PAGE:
Capsicum chlorosis

Leaf symptoms
Capsicum chlorosis virus causes mottling and dark (necrotic) spots to develop on leaves, internodes are reduced in length, terminal growing points wilt and die

Capsicum chlorosis virus (CaCV).


Usually minor; sometimes occurs at economically damaging levels in coastal Queensland.

Affected plants set few kernels and those which do set are small and of poor quality. Severely affected plants are stunted and may die, leaving gaps in rows.


CaCV causes mottling and dark (necrotic) spots on leaves. Internodes are reduced in length and the terminal growing points wilt and die. Affected plants are stunted, particularly when infected early in life, and may eventually die.


Several thrips (e.g. tomato thrips and melon thrips) spread the virus. It belongs in the same virus group as tomato spotted wilt virus and the transmission process for both viruses is almost identical. The virus is not spread by other insects such as aphids and jassids. CaCV is not spread by contact, in soil or in seed.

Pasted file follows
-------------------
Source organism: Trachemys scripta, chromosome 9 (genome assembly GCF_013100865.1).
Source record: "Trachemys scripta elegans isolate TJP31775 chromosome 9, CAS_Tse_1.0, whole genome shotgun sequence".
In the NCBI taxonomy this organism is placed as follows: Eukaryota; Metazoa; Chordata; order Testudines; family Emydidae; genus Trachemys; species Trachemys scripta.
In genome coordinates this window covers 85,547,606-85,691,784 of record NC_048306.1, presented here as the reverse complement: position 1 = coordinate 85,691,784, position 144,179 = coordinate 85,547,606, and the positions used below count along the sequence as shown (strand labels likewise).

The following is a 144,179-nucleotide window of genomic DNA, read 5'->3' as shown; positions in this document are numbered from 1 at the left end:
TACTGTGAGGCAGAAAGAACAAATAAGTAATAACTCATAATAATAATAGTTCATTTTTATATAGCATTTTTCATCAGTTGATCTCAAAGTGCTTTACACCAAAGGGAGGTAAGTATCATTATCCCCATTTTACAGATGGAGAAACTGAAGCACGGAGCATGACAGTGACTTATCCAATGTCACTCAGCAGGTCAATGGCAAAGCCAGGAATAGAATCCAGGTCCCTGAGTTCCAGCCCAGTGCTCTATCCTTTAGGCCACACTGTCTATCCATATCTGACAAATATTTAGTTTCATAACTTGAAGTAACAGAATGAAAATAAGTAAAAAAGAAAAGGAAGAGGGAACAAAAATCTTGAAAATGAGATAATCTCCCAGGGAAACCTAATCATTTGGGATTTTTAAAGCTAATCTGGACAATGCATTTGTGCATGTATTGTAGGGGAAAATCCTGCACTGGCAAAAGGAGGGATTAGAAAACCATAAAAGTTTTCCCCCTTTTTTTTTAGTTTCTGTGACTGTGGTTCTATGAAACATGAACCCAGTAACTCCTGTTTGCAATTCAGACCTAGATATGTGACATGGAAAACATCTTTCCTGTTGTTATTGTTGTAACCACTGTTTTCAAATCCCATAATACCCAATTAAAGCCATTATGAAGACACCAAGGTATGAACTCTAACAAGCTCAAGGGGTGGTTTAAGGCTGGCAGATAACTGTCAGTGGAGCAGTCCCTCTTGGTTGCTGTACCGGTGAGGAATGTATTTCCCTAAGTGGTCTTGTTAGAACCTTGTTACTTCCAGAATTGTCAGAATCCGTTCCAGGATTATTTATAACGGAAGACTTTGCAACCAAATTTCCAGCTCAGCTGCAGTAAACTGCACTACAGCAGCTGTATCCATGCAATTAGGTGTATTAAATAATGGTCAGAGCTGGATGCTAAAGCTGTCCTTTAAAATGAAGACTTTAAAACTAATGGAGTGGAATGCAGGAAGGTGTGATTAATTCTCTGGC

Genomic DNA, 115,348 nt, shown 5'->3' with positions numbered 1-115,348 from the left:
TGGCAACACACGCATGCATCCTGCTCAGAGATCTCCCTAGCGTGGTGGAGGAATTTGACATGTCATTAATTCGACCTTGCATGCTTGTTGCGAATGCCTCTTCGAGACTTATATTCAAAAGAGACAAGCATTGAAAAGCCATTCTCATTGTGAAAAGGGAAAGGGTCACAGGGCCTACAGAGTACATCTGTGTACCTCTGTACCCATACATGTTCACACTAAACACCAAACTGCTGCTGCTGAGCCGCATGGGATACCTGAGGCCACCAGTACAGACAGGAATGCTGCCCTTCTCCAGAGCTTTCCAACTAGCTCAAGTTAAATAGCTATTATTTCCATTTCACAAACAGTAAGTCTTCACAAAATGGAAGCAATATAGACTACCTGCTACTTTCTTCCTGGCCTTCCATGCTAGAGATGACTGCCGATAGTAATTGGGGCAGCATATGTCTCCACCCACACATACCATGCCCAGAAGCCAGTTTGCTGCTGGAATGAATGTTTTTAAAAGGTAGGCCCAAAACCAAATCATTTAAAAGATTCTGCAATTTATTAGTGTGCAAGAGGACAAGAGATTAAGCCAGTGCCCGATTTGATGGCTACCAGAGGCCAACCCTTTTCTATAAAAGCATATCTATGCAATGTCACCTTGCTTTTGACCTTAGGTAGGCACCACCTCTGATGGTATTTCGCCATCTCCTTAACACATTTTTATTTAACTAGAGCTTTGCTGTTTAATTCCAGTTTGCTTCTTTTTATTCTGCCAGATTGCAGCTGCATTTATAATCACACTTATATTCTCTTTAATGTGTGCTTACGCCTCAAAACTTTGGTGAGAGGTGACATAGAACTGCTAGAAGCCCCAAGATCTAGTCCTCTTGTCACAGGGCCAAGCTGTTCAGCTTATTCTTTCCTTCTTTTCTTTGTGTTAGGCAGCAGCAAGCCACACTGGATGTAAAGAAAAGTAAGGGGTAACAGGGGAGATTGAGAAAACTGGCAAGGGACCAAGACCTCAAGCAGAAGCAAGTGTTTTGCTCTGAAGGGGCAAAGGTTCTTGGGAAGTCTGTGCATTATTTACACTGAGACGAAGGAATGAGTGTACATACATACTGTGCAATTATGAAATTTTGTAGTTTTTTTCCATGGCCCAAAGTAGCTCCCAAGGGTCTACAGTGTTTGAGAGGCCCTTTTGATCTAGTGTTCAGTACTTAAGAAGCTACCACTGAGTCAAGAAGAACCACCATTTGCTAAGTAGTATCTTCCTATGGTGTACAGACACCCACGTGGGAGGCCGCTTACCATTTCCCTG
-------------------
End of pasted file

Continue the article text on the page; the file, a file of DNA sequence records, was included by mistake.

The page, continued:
CaCV infects capsicum, tomato and peanut. Billygoat weed (Ageratum conyzoides) is a major weed host of the virus throughout coastal Queensland. This weed commonly occurs around cane fields and along roadsides.

Management options

Infected plants cannot be cured. Control weeds around and within crops, particularly Billygoat weed. Avoid planting new peanut crops adjacent to old crops or near capsicum crops.

Chemical registrations and permits
Check the Australian Pesticides and Veterinary Medicines Authority chemical database and permit database for chemicals registered or approved under permit to treat this disease on the target crop in your state or location. Always read the label and observe withholding periods.